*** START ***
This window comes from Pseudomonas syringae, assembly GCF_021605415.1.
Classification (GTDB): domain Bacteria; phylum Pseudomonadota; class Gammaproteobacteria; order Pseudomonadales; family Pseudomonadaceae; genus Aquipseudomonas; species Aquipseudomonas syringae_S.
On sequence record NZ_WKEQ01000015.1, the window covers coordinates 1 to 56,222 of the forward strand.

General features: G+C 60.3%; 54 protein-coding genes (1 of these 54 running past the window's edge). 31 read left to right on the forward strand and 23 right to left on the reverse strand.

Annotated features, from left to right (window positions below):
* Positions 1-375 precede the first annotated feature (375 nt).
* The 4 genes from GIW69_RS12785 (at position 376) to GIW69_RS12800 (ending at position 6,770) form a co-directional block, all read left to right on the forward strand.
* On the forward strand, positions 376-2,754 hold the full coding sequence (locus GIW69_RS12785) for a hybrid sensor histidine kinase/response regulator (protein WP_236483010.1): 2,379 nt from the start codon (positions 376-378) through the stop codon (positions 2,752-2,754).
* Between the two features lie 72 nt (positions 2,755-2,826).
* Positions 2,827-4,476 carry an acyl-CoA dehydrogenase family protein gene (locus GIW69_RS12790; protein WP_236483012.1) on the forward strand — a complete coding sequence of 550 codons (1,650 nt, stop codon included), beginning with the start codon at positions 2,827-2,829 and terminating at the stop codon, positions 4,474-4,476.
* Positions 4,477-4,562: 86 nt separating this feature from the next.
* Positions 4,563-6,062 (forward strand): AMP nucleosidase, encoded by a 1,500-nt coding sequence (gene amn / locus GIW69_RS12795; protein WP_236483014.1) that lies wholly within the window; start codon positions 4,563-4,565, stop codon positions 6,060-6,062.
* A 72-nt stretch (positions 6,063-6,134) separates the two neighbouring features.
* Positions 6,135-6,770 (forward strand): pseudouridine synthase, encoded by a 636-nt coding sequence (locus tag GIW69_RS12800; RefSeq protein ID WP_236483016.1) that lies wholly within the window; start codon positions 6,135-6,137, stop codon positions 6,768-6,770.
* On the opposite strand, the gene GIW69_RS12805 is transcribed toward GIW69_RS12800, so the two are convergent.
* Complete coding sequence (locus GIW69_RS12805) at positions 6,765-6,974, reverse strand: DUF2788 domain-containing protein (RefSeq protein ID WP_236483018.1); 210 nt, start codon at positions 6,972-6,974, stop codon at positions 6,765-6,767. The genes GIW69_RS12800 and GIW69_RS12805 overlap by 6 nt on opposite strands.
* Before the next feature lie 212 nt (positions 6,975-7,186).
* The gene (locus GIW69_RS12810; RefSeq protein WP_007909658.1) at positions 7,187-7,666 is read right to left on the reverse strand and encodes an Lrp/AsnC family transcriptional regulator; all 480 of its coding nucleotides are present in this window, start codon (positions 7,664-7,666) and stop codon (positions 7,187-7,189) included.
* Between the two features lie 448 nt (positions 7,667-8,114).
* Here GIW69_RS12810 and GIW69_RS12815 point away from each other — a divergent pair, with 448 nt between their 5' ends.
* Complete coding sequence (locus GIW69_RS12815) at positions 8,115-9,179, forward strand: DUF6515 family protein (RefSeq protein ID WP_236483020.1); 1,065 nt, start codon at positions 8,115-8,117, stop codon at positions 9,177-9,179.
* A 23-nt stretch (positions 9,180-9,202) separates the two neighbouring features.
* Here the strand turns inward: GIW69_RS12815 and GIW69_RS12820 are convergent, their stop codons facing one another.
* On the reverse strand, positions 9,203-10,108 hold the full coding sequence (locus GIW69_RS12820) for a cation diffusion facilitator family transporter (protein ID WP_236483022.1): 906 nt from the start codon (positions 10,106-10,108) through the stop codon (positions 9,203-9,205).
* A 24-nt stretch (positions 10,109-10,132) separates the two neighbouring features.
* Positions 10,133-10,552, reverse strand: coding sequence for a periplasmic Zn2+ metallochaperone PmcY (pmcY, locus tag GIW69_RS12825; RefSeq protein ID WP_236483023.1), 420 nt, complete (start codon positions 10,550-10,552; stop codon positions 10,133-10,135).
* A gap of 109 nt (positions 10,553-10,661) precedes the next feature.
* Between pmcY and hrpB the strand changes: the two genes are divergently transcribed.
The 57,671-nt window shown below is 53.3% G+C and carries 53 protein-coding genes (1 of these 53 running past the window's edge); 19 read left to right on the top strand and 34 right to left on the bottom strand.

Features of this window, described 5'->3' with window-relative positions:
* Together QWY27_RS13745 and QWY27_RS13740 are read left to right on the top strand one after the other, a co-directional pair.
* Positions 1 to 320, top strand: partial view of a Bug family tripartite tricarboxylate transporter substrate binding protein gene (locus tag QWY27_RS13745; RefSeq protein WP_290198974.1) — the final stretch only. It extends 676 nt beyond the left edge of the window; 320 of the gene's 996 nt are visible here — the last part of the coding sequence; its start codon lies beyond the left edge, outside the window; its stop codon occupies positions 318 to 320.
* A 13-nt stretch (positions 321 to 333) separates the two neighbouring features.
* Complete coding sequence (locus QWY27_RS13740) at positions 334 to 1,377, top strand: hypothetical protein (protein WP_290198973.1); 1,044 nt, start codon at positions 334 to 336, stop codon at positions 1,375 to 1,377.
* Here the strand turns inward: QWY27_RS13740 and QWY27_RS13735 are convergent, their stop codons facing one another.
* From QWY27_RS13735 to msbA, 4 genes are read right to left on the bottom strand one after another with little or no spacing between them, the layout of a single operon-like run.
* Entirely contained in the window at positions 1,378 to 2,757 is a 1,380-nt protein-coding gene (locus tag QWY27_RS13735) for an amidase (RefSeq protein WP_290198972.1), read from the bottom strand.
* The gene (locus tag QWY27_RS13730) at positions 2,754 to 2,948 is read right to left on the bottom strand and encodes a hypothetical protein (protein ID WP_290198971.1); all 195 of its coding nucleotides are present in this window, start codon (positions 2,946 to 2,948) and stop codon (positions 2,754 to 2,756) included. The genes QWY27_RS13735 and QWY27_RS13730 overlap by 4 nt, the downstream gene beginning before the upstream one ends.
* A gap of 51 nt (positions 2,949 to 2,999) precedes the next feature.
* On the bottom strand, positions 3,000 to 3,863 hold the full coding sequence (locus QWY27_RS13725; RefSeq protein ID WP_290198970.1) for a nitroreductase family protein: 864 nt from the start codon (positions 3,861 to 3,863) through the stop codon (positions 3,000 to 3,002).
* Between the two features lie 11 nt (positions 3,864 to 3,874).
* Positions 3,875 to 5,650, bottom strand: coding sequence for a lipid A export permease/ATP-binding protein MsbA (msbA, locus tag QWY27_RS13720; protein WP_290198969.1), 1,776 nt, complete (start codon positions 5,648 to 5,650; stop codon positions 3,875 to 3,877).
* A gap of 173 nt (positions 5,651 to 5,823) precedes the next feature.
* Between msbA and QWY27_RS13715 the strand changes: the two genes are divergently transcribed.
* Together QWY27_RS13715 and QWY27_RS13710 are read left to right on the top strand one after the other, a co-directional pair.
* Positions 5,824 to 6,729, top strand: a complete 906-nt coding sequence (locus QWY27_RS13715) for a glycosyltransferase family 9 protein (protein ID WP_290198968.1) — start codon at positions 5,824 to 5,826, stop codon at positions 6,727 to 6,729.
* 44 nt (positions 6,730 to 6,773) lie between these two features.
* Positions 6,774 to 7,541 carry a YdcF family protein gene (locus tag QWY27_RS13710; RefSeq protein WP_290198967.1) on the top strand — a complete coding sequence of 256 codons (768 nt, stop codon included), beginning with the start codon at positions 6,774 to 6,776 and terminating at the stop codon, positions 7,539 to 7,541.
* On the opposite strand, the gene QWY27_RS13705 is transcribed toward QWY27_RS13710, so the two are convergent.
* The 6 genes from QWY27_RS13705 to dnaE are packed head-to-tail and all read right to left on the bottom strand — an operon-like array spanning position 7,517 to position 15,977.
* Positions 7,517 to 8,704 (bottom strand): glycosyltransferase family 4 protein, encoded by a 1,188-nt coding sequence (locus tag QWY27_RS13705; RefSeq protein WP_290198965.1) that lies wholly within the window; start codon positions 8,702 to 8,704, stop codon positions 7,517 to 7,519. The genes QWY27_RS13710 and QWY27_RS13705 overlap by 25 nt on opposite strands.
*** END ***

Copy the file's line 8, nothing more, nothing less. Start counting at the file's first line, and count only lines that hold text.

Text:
* On the forward strand, positions 376-2,754 hold the full coding sequence (locus GIW69_RS12785) for a hybrid sensor histidine kinase/response regulator (protein WP_236483010.1): 2,379 nt from the start codon (positions 376-378) through the stop codon (positions 2,752-2,754).